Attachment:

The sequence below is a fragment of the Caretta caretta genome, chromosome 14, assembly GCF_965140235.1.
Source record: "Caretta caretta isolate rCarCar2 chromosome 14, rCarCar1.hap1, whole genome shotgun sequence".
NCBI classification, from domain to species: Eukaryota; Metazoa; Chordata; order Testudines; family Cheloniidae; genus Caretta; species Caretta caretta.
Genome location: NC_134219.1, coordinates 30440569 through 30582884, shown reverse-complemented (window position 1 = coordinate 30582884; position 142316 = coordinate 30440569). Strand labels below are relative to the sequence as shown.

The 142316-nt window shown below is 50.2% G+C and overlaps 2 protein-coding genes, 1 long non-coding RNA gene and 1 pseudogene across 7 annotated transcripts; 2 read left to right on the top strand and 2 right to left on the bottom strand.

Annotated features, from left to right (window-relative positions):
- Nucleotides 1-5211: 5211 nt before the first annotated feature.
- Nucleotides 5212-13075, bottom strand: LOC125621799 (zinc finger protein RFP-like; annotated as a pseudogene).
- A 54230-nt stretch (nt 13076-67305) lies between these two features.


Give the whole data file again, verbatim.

The sequence below is a fragment of the Caretta caretta genome, chromosome 14, assembly GCF_965140235.1.
Source record: "Caretta caretta isolate rCarCar2 chromosome 14, rCarCar1.hap1, whole genome shotgun sequence".
NCBI classification, from domain to species: Eukaryota; Metazoa; Chordata; order Testudines; family Cheloniidae; genus Caretta; species Caretta caretta.
Genome location: NC_134219.1, coordinates 30440569 through 30582884, shown reverse-complemented (window position 1 = coordinate 30582884; position 142316 = coordinate 30440569). Strand labels below are relative to the sequence as shown.

The 142316-nt window shown below is 50.2% G+C and overlaps 2 protein-coding genes, 1 long non-coding RNA gene and 1 pseudogene across 7 annotated transcripts; 2 read left to right on the top strand and 2 right to left on the bottom strand.

Annotated features, from left to right (window-relative positions):
- Nucleotides 1-5211: 5211 nt before the first annotated feature.
- Nucleotides 5212-13075, bottom strand: LOC125621799 (zinc finger protein RFP-like; annotated as a pseudogene).
- A 54230-nt stretch (nt 13076-67305) lies between these two features.